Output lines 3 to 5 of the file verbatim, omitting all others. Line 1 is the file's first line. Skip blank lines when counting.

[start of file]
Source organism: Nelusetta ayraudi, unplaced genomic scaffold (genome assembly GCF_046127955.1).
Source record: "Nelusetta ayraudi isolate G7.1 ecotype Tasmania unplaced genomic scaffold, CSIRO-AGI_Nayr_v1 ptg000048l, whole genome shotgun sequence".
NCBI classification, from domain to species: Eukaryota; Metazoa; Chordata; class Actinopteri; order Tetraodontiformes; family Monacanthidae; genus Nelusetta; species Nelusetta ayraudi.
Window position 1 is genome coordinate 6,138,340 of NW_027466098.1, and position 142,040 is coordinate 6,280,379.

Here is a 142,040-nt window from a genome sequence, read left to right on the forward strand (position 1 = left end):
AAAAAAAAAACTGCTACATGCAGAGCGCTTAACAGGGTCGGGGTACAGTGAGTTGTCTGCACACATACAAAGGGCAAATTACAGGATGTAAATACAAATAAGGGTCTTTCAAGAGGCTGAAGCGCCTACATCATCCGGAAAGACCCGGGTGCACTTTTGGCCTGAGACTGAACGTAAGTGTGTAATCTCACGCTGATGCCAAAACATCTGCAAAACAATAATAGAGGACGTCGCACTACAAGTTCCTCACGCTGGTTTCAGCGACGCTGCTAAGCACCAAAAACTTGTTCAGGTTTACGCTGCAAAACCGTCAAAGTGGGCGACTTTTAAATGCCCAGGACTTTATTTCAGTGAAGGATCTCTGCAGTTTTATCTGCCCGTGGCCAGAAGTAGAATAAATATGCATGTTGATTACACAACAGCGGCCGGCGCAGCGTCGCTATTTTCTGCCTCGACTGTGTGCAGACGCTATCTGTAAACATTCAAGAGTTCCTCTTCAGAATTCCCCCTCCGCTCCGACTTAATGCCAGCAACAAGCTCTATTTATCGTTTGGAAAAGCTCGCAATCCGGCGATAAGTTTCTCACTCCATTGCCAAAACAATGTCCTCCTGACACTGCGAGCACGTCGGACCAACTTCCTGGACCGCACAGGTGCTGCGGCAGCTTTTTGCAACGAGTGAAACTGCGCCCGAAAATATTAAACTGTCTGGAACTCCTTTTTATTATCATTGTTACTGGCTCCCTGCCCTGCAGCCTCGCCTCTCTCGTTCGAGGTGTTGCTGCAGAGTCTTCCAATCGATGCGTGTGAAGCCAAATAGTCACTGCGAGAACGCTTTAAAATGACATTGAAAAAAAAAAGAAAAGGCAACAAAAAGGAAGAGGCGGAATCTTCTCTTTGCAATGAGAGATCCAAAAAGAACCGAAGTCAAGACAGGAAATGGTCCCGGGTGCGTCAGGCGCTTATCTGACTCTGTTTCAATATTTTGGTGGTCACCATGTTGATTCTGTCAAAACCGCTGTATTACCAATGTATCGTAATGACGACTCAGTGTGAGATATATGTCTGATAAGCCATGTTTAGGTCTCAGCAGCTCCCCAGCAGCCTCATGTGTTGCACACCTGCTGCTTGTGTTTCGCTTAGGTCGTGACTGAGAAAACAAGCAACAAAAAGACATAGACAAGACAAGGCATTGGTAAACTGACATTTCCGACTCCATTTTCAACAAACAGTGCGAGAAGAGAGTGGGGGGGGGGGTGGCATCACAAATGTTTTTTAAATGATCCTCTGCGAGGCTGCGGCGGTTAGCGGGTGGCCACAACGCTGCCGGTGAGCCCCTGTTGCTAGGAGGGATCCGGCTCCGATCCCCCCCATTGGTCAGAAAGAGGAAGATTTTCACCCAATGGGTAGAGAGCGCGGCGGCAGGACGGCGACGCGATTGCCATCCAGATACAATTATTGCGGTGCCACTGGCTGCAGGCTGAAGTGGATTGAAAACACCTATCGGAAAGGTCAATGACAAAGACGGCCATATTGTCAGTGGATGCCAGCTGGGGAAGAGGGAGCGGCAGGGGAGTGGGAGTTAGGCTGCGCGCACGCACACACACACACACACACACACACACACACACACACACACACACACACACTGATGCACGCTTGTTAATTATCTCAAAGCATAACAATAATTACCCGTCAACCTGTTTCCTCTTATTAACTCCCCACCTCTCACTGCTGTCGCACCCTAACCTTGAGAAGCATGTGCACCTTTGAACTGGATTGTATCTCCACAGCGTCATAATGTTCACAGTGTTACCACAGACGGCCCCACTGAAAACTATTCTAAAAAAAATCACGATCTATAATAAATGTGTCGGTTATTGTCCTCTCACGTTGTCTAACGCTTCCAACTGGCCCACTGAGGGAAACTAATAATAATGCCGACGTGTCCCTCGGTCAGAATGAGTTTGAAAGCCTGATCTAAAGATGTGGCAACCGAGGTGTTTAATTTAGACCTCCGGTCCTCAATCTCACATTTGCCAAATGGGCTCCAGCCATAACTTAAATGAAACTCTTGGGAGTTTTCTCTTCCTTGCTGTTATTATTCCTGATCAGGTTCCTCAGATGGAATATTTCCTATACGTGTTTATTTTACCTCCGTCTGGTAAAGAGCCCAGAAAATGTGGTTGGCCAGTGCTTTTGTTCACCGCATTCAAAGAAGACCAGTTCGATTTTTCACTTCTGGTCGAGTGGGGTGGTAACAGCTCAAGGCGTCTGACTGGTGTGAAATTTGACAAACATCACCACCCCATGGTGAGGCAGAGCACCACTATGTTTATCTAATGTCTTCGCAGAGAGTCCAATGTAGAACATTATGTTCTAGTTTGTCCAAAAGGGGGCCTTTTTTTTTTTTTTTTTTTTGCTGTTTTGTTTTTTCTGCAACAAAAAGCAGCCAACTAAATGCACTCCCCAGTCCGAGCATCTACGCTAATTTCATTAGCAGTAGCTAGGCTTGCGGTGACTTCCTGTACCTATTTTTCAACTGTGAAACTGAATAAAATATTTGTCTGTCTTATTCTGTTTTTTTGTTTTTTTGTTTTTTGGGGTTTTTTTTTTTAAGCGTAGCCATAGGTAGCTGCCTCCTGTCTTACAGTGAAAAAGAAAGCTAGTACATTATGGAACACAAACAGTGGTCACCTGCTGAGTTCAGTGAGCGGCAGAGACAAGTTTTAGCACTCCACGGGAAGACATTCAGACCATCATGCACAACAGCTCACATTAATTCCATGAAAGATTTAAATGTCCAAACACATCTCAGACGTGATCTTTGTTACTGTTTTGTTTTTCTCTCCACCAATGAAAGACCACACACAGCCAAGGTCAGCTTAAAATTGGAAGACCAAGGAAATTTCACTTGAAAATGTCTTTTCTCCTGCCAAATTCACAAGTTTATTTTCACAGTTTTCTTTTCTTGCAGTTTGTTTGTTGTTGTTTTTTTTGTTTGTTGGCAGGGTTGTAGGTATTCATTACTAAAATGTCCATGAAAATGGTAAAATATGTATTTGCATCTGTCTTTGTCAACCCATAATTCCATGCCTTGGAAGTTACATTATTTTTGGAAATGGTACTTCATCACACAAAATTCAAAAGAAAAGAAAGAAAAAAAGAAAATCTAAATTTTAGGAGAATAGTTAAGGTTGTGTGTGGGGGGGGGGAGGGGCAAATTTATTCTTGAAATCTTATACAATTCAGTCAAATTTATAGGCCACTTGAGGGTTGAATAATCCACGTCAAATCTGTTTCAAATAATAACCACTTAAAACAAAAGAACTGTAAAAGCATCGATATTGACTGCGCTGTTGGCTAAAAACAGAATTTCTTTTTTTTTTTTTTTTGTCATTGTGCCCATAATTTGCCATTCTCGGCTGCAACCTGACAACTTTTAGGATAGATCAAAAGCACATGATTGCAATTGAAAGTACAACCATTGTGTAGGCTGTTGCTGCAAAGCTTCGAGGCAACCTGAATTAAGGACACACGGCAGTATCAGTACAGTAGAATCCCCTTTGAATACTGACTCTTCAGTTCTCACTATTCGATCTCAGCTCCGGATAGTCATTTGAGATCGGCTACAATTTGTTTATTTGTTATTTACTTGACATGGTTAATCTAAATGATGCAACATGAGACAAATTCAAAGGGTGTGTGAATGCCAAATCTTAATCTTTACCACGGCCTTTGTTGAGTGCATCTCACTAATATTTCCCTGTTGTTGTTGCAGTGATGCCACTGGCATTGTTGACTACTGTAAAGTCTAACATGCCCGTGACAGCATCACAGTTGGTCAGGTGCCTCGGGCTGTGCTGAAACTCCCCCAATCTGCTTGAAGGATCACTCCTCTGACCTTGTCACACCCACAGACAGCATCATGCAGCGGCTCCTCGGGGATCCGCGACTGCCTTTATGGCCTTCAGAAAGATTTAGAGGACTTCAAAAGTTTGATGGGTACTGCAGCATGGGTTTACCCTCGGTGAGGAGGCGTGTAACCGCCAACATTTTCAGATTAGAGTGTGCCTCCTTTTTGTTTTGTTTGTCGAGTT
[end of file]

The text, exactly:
NCBI classification, from domain to species: Eukaryota; Metazoa; Chordata; class Actinopteri; order Tetraodontiformes; family Monacanthidae; genus Nelusetta; species Nelusetta ayraudi.
Window position 1 is genome coordinate 6,138,340 of NW_027466098.1, and position 142,040 is coordinate 6,280,379.

Here is a 142,040-nt window from a genome sequence, read left to right on the forward strand (position 1 = left end):